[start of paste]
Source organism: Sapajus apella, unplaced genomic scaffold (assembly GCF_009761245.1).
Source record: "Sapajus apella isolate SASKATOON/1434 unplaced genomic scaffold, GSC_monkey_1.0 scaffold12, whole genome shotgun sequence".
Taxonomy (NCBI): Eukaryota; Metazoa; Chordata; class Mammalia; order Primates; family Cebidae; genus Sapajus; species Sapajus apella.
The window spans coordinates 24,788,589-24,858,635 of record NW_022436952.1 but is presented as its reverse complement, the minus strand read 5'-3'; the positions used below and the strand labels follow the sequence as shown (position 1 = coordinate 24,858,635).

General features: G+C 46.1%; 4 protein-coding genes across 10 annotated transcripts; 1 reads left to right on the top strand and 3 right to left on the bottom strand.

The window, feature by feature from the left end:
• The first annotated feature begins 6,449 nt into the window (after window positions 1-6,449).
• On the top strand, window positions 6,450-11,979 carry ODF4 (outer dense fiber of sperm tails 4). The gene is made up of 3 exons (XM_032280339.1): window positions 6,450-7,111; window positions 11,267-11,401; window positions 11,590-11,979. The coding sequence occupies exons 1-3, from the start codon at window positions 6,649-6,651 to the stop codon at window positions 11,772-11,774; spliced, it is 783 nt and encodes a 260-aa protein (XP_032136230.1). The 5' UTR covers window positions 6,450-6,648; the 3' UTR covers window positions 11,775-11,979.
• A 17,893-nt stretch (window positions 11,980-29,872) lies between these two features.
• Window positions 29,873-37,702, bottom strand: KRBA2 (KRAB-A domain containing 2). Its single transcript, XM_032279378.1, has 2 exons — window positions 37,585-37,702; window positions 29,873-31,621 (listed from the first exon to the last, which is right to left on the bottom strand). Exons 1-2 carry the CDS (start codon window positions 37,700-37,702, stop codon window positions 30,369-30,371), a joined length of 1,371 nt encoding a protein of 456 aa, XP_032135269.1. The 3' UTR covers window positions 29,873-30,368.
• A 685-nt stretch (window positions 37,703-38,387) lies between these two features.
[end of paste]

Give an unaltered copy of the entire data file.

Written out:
Source organism: Sapajus apella, unplaced genomic scaffold (assembly GCF_009761245.1).
Source record: "Sapajus apella isolate SASKATOON/1434 unplaced genomic scaffold, GSC_monkey_1.0 scaffold12, whole genome shotgun sequence".
Taxonomy (NCBI): Eukaryota; Metazoa; Chordata; class Mammalia; order Primates; family Cebidae; genus Sapajus; species Sapajus apella.
The window spans coordinates 24,788,589-24,858,635 of record NW_022436952.1 but is presented as its reverse complement, the minus strand read 5'-3'; the positions used below and the strand labels follow the sequence as shown (position 1 = coordinate 24,858,635).

General features: G+C 46.1%; 4 protein-coding genes across 10 annotated transcripts; 1 reads left to right on the top strand and 3 right to left on the bottom strand.

The window, feature by feature from the left end:
• The first annotated feature begins 6,449 nt into the window (after window positions 1-6,449).
• On the top strand, window positions 6,450-11,979 carry ODF4 (outer dense fiber of sperm tails 4). The gene is made up of 3 exons (XM_032280339.1): window positions 6,450-7,111; window positions 11,267-11,401; window positions 11,590-11,979. The coding sequence occupies exons 1-3, from the start codon at window positions 6,649-6,651 to the stop codon at window positions 11,772-11,774; spliced, it is 783 nt and encodes a 260-aa protein (XP_032136230.1). The 5' UTR covers window positions 6,450-6,648; the 3' UTR covers window positions 11,775-11,979.
• A 17,893-nt stretch (window positions 11,980-29,872) lies between these two features.
• Window positions 29,873-37,702, bottom strand: KRBA2 (KRAB-A domain containing 2). Its single transcript, XM_032279378.1, has 2 exons — window positions 37,585-37,702; window positions 29,873-31,621 (listed from the first exon to the last, which is right to left on the bottom strand). Exons 1-2 carry the CDS (start codon window positions 37,700-37,702, stop codon window positions 30,369-30,371), a joined length of 1,371 nt encoding a protein of 456 aa, XP_032135269.1. The 3' UTR covers window positions 29,873-30,368.
• A 685-nt stretch (window positions 37,703-38,387) lies between these two features.